Dur­ing his years as Re­serve Bank gov­er­nor, Mboweni was known for his lik­ing for for­mal­ity and cer­e­mony, which was epit­o­mised by his well-cut suits. He was also known for hold­ing the line on the Re­serve Bank’s man­date on mon­e­tary pol­icy.

It was for this rea­son that, to­wards the end of his term, in 2009, he found him­self in the crosshairs of the ANC’s al­liance part­ners. They wanted to aban­don in­fla­tion tar­get­ing and to re­write the cen­tral bank’s man­date to fo­cus on eco­nomic growth and job cre­ation. It was at a time when Ja­cob Zuma’s new pres­i­dency was flush with the prom­ise to labour al­lies of a more ex­pan­sive eco­nomic pol­icy.

Cosatu, de­spite its less than sunny his­tory with Mboweni, has now of­fered him its “sup­port as work­ers” and said it hoped “that he can pro­vide the nec­es­sary lead­er­ship to kick­start our flail­ing econ­omy”.

But this “con­di­tional ac­cep­tance”, as po­lit­i­cal an­a­lyst Ralph Mathekga has put it, may be short-lived, par­tic­u­larly given that Ramaphosa, in his bid to unify the ANC and right the list­ing econ­omy, needs to bring fac­tions and in­ter­est groups to­gether. Mboweni’s his­tory with labour “is a big thing”, Mathekga ar­gued.

The role of fi­nance min­is­ter comes with the near-im­pos­si­ble task of balanc­ing po­lit­i­cal pop­ulism and the wants of a bloated Cabi­net with the need for fi­nan­cial pru­dence and a prag­matic ap­proach to eco­nomic pol­icy. These pres­sures are even more acute now. The econ­omy is in re­ces­sion, the bud­get is stretched and, with a debt level at about 50% of gross do­mes­tic prod­uct, rat­ings agen­cies have been call­ing for more fis­cal con­ser­vatism.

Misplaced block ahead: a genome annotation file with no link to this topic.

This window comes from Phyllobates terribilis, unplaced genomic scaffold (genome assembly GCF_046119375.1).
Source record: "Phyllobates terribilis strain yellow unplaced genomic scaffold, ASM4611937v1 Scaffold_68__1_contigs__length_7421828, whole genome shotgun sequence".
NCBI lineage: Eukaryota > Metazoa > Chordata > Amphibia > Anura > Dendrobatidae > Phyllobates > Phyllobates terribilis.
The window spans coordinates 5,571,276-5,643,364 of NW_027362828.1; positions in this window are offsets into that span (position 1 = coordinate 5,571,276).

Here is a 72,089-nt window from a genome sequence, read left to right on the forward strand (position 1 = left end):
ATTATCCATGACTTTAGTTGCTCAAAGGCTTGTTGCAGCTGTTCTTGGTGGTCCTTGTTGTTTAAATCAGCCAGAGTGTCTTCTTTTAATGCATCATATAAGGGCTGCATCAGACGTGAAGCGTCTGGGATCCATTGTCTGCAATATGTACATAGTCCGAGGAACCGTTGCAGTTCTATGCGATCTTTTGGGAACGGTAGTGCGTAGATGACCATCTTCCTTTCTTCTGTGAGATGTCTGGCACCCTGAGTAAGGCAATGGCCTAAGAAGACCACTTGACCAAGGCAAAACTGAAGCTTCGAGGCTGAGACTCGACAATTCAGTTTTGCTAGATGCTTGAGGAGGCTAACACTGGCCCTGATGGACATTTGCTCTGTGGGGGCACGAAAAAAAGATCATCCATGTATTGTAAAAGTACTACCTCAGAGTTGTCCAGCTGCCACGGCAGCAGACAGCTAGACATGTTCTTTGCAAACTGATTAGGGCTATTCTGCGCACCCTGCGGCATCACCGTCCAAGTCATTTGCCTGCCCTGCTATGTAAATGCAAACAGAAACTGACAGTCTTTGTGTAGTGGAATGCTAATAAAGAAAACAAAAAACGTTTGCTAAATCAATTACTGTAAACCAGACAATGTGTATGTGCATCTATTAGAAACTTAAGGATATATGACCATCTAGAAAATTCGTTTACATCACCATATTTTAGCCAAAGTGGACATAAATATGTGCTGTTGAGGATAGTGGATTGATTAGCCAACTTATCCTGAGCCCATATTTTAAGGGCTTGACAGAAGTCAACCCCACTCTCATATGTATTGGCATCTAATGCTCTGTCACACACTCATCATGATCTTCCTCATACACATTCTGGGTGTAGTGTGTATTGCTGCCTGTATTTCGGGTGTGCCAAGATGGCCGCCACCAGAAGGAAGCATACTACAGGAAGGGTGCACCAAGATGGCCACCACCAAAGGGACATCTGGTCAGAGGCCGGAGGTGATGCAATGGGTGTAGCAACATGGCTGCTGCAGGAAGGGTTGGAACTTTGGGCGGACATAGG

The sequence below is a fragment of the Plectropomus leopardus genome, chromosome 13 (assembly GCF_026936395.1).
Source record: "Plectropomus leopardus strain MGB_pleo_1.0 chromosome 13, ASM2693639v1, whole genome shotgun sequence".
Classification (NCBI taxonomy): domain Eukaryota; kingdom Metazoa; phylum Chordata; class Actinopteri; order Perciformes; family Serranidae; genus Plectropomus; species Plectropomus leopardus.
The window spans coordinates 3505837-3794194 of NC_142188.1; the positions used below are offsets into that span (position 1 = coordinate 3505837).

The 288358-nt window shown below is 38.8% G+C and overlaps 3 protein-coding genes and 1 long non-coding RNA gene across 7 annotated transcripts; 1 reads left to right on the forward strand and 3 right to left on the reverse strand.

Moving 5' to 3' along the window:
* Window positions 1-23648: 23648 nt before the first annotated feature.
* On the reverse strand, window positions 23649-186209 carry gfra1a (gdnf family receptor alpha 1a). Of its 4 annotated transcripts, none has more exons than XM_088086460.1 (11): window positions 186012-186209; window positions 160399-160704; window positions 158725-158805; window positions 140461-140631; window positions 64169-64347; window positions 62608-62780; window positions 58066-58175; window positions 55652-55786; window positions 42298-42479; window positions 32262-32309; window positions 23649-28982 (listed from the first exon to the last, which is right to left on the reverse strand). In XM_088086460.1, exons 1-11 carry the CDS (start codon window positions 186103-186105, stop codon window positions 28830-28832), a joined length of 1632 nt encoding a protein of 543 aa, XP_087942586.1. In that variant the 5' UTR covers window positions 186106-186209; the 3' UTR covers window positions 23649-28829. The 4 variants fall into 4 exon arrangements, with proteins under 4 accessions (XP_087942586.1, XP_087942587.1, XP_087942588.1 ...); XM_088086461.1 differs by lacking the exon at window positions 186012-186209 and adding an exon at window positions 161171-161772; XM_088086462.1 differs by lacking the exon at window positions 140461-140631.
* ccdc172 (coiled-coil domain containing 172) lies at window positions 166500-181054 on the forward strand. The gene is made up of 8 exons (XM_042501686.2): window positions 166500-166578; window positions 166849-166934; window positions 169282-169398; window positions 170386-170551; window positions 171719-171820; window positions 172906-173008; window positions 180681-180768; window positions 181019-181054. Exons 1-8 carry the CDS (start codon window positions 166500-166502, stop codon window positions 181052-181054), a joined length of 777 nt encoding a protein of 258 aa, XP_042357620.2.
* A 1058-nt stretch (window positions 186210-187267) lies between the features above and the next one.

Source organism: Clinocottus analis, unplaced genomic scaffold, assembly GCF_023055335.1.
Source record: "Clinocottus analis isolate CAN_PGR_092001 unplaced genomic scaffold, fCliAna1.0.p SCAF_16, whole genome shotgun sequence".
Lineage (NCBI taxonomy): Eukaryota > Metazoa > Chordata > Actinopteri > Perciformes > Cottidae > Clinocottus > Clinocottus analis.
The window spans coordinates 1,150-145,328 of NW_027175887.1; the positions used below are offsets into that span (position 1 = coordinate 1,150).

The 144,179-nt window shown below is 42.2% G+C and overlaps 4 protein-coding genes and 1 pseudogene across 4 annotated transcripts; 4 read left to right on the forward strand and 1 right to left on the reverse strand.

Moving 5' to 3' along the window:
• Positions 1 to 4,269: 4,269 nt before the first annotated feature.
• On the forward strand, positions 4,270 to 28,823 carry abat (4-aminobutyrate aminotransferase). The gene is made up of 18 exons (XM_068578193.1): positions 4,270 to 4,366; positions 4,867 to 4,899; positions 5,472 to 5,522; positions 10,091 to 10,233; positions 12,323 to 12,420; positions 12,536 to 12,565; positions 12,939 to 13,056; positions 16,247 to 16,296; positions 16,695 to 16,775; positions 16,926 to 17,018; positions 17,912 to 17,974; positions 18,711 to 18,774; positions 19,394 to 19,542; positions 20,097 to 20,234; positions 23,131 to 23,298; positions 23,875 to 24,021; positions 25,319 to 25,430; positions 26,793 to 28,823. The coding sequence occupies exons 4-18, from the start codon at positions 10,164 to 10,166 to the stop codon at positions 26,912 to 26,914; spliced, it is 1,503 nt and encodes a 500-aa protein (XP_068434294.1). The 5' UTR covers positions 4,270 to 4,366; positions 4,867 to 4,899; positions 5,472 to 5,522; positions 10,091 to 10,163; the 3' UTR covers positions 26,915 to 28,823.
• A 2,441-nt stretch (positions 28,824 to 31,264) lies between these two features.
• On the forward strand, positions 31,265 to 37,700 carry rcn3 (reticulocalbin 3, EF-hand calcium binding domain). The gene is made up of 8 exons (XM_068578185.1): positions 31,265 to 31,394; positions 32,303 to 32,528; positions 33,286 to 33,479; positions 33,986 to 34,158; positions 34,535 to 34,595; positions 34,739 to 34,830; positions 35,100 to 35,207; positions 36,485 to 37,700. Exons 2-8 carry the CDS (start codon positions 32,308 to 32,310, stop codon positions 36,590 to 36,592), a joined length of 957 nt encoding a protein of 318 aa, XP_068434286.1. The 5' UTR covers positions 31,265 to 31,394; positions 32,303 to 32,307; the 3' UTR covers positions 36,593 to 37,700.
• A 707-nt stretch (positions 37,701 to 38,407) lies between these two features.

Nene re­ferred to the trade-offs fac­ing the gov­ern­ment, in­clud­ing how it will deal with the ris­ing pub­lic-sec­tor wage bill. These un­palat­able choices now face Mboweni.

“He’s go­ing to need a great deal of [po­lit­i­cal] pro­tec­tion from Pres­i­dent Ramaphosa, pro­tec­tion that the pres­i­dent him­self doesn’t have,” Mathekga said.

ANC na­tional ex­ec­u­tive com­mit­tee mem­ber Ngoako Ra­matl­hodi, who men­tored Mboweni while he was at the then Univer­sity of the North (now Lim­popo) and dur­ing their ex­ile years, said he was con­fi­dent Mboweni would do a good job.

He re­vealed that, at first, Mboweni did not want take the job. “He was re­fus­ing to go [to be­come the fi­nance min­is­ter], he told me. But they [ANC lead­ers] had to pre­vail upon him that we in the ANC are cadres. Even if it means los­ing in­come, some­times you can be called to come serve the coun­try. It shows you the cal­i­bre of a man that he is,” Ra­matl­hodi said.

He de­scribed Mboweni as one of the bril­liant cadres of the ANC and as some­one who would take good care of the pub­lic purse.

The ANC has adopted a res­o­lu­tion to na­tion­alise the Re­serve Bank, de­spite the likes of gov­er­nor Le­setja Kganyago ex­press­ing se­ri­ous mis­giv­ings about the necessity of such a move and the pos­si­ble high cost to the gov­ern­ment.

Mboweni fa­mously clashed with ac­tivist share­hold­ers who wanted the bank na­tion­alised dur­ing his term, in­clud­ing Ger­man Michael Duerr, who at­tended one meet­ing in leder­ho­sen. But there is some sym­pa­thy for Mboweni be­cause he was deal­ing with peo­ple who were seen by some as play­ing to the press gallery.

The fight boiled down to what the value of the bank would be if its share­hold­ers were bought out, and whether the value of the bank’s gold and for­eign ex­change re­serves should be in­cluded when valu­ing the share price.

But an­a­lysts and econ­o­mists be­lieve Mboweni will stead­fastly de­fend the bank’s in­de­pen­dence.

SHA SHA: Pres­i­dent Cyril Ramaphosa con­grat­u­lates newly ap­pointed Fi­nance Min­is­ter Tito Mboweni, who is ex­pected to make his pres­ence felt re­gard­ing eco­nomic strat­egy. Photo: Reuters/Su­maya Hisham